Caffeine is a new 'social broadcasting' platform taking on Twitch with simpler, safer streaming

A pair of former Apple execs are looking to muscle in on Twitch's territory with a new "social broadcasting" platform called Caffeine that they say will dramatically simplify the process of online streaming.   

"Our goal was to re-imagine every aspect of live broadcasting—ignoring the good things we could do and focusing on the really great things instead," Caffeine CEO Ben Keighran, formerly the product design lead for Apple TV, said.

"We are committed to building the best experience for creators, giving them everything they need, from the broadcasting software all the way through to how the audience discovers and enjoys their content. We have put together a world-class engineering and content team that will transform the way the world thinks about live broadcasting."

Caffeine promises gameplay and webcam streaming with real-time, lag-free interactions, but the big hook appears to be the promise of simplicity enabled by its suite of built-in tools and overlays—no external software or overly-technical configurations required—and more interestingly, the commitment to creating a "safe and friendly community," an element that's sometimes in short supply on other platforms.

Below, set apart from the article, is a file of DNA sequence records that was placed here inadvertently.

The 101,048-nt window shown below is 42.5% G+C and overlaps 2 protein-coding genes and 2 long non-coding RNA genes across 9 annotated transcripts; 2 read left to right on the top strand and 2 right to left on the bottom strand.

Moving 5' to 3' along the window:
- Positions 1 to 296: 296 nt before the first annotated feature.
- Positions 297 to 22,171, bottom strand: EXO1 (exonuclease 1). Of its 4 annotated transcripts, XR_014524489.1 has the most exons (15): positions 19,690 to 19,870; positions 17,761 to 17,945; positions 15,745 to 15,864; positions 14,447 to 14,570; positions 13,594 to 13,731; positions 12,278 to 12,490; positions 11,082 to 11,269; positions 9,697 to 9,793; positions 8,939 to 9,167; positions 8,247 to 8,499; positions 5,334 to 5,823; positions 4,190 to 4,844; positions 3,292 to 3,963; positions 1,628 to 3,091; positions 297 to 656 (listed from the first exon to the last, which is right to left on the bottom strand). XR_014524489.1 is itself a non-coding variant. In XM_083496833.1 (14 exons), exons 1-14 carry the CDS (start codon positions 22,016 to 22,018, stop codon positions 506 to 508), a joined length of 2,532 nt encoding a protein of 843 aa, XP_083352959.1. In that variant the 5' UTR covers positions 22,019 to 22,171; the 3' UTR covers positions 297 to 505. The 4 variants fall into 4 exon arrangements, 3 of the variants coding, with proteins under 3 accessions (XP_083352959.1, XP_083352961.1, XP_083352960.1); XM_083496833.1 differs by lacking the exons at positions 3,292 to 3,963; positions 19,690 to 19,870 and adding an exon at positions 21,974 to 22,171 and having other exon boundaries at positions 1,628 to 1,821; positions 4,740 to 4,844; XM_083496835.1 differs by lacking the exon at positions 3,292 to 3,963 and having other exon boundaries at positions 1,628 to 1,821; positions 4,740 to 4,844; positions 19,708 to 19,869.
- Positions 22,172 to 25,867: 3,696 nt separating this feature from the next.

"Caffeine is a social broadcasting platform, meaning that people, not content, are at the center of the experience. Users find content because of the people they follow in their social circles, and come together to experience that content," the company said. "That means, there are no endless feeds of meaningless comments —personal conversations with friends and creators are given preference, enabling more meaningful social engagements while disposing of toxic chatter."

It's a tough market to break into, dominated as it is by Twitch and YouTube, and Facebook's recent efforts to carve out its own space is only going to make things more crowded. But if Caffeine's developers can figure out how to build it into a viably monetizable streaming platform while avoiding the toxicity that can make watching livestreams such a challenge, it might have a shot. Caffeine will officially launch sometime in the first half of 2018.

Andy Chalk

Andy has been gaming on PCs from the very beginning, starting as a youngster with text adventures and primitive action games on a cassette-based TRS80. From there he graduated to the glory days of Sierra Online adventures and Microprose sims, ran a local BBS, learned how to build PCs, and developed a longstanding love of RPGs, immersive sims, and shooters. He began writing videogame news in 2007 for The Escapist and somehow managed to avoid getting fired until 2014, when he joined the storied ranks of PC Gamer. He covers all aspects of the industry, from new game announcements and patch notes to legal disputes, Twitch beefs, esports, and Henry Cavill. Lots of Henry Cavill.